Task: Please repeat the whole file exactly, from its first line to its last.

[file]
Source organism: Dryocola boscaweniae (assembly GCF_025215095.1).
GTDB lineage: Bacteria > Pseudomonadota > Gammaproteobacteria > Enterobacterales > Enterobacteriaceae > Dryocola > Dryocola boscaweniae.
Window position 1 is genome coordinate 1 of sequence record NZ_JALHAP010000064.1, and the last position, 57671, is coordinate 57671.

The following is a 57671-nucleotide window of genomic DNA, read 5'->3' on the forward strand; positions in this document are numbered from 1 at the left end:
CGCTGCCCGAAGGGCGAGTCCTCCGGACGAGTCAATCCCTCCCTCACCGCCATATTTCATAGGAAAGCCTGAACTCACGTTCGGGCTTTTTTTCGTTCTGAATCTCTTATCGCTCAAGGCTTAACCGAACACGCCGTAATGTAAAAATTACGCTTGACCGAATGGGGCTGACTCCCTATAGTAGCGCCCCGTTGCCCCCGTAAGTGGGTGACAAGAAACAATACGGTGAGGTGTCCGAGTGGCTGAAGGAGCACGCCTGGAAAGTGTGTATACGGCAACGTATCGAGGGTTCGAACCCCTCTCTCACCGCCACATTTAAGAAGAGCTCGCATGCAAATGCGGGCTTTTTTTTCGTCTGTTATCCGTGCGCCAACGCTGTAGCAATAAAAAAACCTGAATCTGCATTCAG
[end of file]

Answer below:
Source organism: Dryocola boscaweniae (assembly GCF_025215095.1).
GTDB lineage: Bacteria > Pseudomonadota > Gammaproteobacteria > Enterobacterales > Enterobacteriaceae > Dryocola > Dryocola boscaweniae.
Window position 1 is genome coordinate 1 of sequence record NZ_JALHAP010000064.1, and the last position, 57671, is coordinate 57671.

The following is a 57671-nucleotide window of genomic DNA, read 5'->3' on the forward strand; positions in this document are numbered from 1 at the left end:
CGCTGCCCGAAGGGCGAGTCCTCCGGACGAGTCAATCCCTCCCTCACCGCCATATTTCATAGGAAAGCCTGAACTCACGTTCGGGCTTTTTTTCGTTCTGAATCTCTTATCGCTCAAGGCTTAACCGAACACGCCGTAATGTAAAAATTACGCTTGACCGAATGGGGCTGACTCCCTATAGTAGCGCCCCGTTGCCCCCGTAAGTGGGTGACAAGAAACAATACGGTGAGGTGTCCGAGTGGCTGAAGGAGCACGCCTGGAAAGTGTGTATACGGCAACGTATCGAGGGTTCGAACCCCTCTCTCACCGCCACATTTAAGAAGAGCTCGCATGCAAATGCGGGCTTTTTTTTCGTCTGTTATCCGTGCGCCAACGCTGTAGCAATAAAAAAACCTGAATCTGCATTCAG